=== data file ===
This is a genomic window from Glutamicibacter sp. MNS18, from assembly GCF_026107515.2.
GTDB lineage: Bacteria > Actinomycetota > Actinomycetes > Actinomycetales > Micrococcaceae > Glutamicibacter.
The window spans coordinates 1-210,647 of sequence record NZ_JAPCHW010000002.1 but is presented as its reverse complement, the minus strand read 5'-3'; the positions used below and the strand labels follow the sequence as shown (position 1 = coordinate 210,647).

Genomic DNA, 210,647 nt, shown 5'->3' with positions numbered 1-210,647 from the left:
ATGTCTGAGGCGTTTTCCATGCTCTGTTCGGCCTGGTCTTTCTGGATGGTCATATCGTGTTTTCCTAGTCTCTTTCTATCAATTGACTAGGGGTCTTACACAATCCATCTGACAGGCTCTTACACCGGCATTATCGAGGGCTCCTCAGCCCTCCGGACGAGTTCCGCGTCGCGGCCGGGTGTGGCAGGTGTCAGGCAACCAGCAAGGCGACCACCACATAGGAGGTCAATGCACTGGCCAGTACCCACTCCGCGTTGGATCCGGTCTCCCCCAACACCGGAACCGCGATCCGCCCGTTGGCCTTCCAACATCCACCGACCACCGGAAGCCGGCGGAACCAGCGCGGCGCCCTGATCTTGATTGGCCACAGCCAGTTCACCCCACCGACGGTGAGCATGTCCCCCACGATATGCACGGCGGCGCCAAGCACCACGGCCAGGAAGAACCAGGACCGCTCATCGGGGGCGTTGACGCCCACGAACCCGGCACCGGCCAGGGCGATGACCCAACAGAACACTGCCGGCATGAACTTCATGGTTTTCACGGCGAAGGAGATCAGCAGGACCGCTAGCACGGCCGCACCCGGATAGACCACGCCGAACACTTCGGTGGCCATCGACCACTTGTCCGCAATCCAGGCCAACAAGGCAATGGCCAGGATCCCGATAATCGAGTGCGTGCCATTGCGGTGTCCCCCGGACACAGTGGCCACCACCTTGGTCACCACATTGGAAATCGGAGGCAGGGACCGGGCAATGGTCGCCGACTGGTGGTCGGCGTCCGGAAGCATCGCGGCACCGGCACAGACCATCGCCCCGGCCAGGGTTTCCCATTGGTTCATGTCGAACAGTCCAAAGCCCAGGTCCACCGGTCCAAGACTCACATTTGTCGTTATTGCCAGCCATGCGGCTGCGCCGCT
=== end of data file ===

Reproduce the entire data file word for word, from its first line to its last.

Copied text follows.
This is a genomic window from Glutamicibacter sp. MNS18, from assembly GCF_026107515.2.
GTDB lineage: Bacteria > Actinomycetota > Actinomycetes > Actinomycetales > Micrococcaceae > Glutamicibacter.
The window spans coordinates 1-210,647 of sequence record NZ_JAPCHW010000002.1 but is presented as its reverse complement, the minus strand read 5'-3'; the positions used below and the strand labels follow the sequence as shown (position 1 = coordinate 210,647).

Genomic DNA, 210,647 nt, shown 5'->3' with positions numbered 1-210,647 from the left:
ATGTCTGAGGCGTTTTCCATGCTCTGTTCGGCCTGGTCTTTCTGGATGGTCATATCGTGTTTTCCTAGTCTCTTTCTATCAATTGACTAGGGGTCTTACACAATCCATCTGACAGGCTCTTACACCGGCATTATCGAGGGCTCCTCAGCCCTCCGGACGAGTTCCGCGTCGCGGCCGGGTGTGGCAGGTGTCAGGCAACCAGCAAGGCGACCACCACATAGGAGGTCAATGCACTGGCCAGTACCCACTCCGCGTTGGATCCGGTCTCCCCCAACACCGGAACCGCGATCCGCCCGTTGGCCTTCCAACATCCACCGACCACCGGAAGCCGGCGGAACCAGCGCGGCGCCCTGATCTTGATTGGCCACAGCCAGTTCACCCCACCGACGGTGAGCATGTCCCCCACGATATGCACGGCGGCGCCAAGCACCACGGCCAGGAAGAACCAGGACCGCTCATCGGGGGCGTTGACGCCCACGAACCCGGCACCGGCCAGGGCGATGACCCAACAGAACACTGCCGGCATGAACTTCATGGTTTTCACGGCGAAGGAGATCAGCAGGACCGCTAGCACGGCCGCACCCGGATAGACCACGCCGAACACTTCGGTGGCCATCGACCACTTGTCCGCAATCCAGGCCAACAAGGCAATGGCCAGGATCCCGATAATCGAGTGCGTGCCATTGCGGTGTCCCCCGGACACAGTGGCCACCACCTTGGTCACCACATTGGAAATCGGAGGCAGGGACCGGGCAATGGTCGCCGACTGGTGGTCGGCGTCCGGAAGCATCGCGGCACCGGCACAGACCATCGCCCCGGCCAGGGTTTCCCATTGGTTCATGTCGAACAGTCCAAAGCCCAGGTCCACCGGTCCAAGACTCACATTTGTCGTTATTGCCAGCCATGCGGCTGCGCCGCT